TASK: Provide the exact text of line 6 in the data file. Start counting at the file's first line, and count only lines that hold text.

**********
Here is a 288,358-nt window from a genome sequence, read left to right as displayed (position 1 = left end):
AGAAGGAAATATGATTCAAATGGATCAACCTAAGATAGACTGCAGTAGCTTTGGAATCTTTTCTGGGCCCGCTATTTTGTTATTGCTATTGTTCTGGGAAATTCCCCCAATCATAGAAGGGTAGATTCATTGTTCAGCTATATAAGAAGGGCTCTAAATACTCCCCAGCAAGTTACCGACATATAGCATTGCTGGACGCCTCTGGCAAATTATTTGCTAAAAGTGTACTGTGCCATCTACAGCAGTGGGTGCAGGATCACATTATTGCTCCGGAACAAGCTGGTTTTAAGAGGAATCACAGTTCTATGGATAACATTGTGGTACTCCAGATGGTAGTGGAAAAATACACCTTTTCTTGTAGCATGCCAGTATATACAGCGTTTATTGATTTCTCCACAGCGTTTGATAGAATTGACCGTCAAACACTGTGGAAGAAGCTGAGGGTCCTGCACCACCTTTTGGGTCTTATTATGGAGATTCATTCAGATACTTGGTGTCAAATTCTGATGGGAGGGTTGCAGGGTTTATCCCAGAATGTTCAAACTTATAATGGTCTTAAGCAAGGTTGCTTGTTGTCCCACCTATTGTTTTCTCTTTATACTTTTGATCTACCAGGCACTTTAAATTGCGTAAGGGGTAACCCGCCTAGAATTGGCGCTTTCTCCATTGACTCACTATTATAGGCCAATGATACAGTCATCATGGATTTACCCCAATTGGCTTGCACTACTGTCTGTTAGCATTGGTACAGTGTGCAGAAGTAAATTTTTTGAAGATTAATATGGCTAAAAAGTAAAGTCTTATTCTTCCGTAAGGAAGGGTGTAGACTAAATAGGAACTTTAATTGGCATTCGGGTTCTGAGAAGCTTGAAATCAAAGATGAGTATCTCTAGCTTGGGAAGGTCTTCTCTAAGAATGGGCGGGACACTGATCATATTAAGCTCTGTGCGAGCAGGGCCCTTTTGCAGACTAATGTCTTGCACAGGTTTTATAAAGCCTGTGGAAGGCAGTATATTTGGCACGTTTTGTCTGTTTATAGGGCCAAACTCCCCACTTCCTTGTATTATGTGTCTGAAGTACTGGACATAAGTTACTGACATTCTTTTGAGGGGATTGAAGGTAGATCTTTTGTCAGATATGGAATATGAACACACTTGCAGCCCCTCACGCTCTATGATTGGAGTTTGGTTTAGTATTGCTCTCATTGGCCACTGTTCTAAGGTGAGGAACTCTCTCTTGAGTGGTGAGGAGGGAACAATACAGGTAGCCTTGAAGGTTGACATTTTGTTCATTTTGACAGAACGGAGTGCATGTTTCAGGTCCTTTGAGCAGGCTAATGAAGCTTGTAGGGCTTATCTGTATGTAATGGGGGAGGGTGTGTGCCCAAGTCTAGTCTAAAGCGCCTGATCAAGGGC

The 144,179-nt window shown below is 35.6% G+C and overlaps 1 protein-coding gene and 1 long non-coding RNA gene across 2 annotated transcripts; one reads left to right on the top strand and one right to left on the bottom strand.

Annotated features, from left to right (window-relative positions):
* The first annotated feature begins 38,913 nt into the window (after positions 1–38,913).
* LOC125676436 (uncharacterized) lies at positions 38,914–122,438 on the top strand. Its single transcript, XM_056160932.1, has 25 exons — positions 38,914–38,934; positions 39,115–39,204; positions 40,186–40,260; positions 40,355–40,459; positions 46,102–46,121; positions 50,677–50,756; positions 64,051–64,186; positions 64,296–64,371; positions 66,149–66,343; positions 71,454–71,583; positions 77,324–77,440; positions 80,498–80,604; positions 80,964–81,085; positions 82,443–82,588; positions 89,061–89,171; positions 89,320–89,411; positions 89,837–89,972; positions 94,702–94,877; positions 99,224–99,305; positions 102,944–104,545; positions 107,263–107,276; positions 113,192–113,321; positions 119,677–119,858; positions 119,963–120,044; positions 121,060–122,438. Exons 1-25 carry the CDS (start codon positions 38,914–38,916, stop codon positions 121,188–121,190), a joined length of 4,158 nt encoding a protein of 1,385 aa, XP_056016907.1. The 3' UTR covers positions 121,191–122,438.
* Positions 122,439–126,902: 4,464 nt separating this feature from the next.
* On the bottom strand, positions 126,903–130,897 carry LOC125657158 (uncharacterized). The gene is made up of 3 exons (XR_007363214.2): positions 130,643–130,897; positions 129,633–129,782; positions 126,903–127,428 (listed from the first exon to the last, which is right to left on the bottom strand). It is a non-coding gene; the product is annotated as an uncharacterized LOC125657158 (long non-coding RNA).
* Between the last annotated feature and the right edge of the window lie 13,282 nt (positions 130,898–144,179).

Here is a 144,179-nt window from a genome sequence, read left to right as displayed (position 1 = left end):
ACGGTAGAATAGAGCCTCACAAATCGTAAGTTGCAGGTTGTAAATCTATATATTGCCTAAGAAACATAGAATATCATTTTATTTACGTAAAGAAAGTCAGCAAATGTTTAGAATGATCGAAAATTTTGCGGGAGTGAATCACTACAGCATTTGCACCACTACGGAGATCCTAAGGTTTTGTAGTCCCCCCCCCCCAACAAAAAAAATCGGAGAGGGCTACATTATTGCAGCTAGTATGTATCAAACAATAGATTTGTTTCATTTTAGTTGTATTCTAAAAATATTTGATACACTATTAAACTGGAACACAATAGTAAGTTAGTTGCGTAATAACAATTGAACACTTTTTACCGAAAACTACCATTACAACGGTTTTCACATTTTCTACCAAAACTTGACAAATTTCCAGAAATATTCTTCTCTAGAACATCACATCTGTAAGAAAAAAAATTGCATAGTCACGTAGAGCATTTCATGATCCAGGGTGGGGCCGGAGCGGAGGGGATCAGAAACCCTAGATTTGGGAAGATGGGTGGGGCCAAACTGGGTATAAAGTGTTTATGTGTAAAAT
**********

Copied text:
* LOC125676436 (uncharacterized) lies at positions 38,914–122,438 on the top strand. Its single transcript, XM_056160932.1, has 25 exons — positions 38,914–38,934; positions 39,115–39,204; positions 40,186–40,260; positions 40,355–40,459; positions 46,102–46,121; positions 50,677–50,756; positions 64,051–64,186; positions 64,296–64,371; positions 66,149–66,343; positions 71,454–71,583; positions 77,324–77,440; positions 80,498–80,604; positions 80,964–81,085; positions 82,443–82,588; positions 89,061–89,171; positions 89,320–89,411; positions 89,837–89,972; positions 94,702–94,877; positions 99,224–99,305; positions 102,944–104,545; positions 107,263–107,276; positions 113,192–113,321; positions 119,677–119,858; positions 119,963–120,044; positions 121,060–122,438. Exons 1-25 carry the CDS (start codon positions 38,914–38,916, stop codon positions 121,188–121,190), a joined length of 4,158 nt encoding a protein of 1,385 aa, XP_056016907.1. The 3' UTR covers positions 121,191–122,438.